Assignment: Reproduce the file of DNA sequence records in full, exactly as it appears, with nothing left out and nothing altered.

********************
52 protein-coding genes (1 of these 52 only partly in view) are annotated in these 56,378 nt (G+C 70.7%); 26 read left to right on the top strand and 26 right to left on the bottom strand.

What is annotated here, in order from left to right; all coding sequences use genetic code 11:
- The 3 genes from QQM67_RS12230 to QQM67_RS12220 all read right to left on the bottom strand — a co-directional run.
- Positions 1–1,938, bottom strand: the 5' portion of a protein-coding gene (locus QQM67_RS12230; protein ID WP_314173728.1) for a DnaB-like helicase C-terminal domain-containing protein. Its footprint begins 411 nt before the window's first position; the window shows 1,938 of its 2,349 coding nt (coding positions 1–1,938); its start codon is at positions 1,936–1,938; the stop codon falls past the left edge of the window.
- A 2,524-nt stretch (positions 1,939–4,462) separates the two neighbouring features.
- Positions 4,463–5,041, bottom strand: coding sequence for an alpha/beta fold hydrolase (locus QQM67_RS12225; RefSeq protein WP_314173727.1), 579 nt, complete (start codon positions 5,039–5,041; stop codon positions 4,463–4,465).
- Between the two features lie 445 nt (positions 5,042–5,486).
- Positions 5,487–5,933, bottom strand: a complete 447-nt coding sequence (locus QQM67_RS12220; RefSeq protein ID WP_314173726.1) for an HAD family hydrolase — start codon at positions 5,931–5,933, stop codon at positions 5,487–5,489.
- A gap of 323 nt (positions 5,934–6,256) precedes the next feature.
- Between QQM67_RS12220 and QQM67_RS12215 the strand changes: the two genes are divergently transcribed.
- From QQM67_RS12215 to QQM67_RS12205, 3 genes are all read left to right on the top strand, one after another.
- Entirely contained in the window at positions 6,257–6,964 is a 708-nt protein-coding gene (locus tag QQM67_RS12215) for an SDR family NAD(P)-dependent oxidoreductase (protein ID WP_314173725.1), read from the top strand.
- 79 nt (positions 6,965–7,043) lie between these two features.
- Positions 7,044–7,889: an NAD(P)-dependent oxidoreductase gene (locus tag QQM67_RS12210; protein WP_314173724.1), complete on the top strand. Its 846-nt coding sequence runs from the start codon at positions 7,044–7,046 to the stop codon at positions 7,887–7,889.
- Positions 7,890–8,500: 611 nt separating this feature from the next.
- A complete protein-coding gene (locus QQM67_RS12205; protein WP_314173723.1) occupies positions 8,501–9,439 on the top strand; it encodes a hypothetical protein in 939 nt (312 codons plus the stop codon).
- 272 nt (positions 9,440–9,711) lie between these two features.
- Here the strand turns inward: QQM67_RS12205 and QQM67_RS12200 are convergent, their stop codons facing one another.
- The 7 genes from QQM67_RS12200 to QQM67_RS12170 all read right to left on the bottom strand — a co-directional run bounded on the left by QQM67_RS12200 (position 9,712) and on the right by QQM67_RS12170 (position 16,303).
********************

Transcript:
52 protein-coding genes (1 of these 52 only partly in view) are annotated in these 56,378 nt (G+C 70.7%); 26 read left to right on the top strand and 26 right to left on the bottom strand.

What is annotated here, in order from left to right; all coding sequences use genetic code 11:
- The 3 genes from QQM67_RS12230 to QQM67_RS12220 all read right to left on the bottom strand — a co-directional run.
- Positions 1–1,938, bottom strand: the 5' portion of a protein-coding gene (locus QQM67_RS12230; protein ID WP_314173728.1) for a DnaB-like helicase C-terminal domain-containing protein. Its footprint begins 411 nt before the window's first position; the window shows 1,938 of its 2,349 coding nt (coding positions 1–1,938); its start codon is at positions 1,936–1,938; the stop codon falls past the left edge of the window.
- A 2,524-nt stretch (positions 1,939–4,462) separates the two neighbouring features.
- Positions 4,463–5,041, bottom strand: coding sequence for an alpha/beta fold hydrolase (locus QQM67_RS12225; RefSeq protein WP_314173727.1), 579 nt, complete (start codon positions 5,039–5,041; stop codon positions 4,463–4,465).
- Between the two features lie 445 nt (positions 5,042–5,486).
- Positions 5,487–5,933, bottom strand: a complete 447-nt coding sequence (locus QQM67_RS12220; RefSeq protein ID WP_314173726.1) for an HAD family hydrolase — start codon at positions 5,931–5,933, stop codon at positions 5,487–5,489.
- A gap of 323 nt (positions 5,934–6,256) precedes the next feature.
- Between QQM67_RS12220 and QQM67_RS12215 the strand changes: the two genes are divergently transcribed.
- From QQM67_RS12215 to QQM67_RS12205, 3 genes are all read left to right on the top strand, one after another.
- Entirely contained in the window at positions 6,257–6,964 is a 708-nt protein-coding gene (locus tag QQM67_RS12215) for an SDR family NAD(P)-dependent oxidoreductase (protein ID WP_314173725.1), read from the top strand.
- 79 nt (positions 6,965–7,043) lie between these two features.
- Positions 7,044–7,889: an NAD(P)-dependent oxidoreductase gene (locus tag QQM67_RS12210; protein WP_314173724.1), complete on the top strand. Its 846-nt coding sequence runs from the start codon at positions 7,044–7,046 to the stop codon at positions 7,887–7,889.
- Positions 7,890–8,500: 611 nt separating this feature from the next.
- A complete protein-coding gene (locus QQM67_RS12205; protein WP_314173723.1) occupies positions 8,501–9,439 on the top strand; it encodes a hypothetical protein in 939 nt (312 codons plus the stop codon).
- 272 nt (positions 9,440–9,711) lie between these two features.
- Here the strand turns inward: QQM67_RS12205 and QQM67_RS12200 are convergent, their stop codons facing one another.
- The 7 genes from QQM67_RS12200 to QQM67_RS12170 all read right to left on the bottom strand — a co-directional run bounded on the left by QQM67_RS12200 (position 9,712) and on the right by QQM67_RS12170 (position 16,303).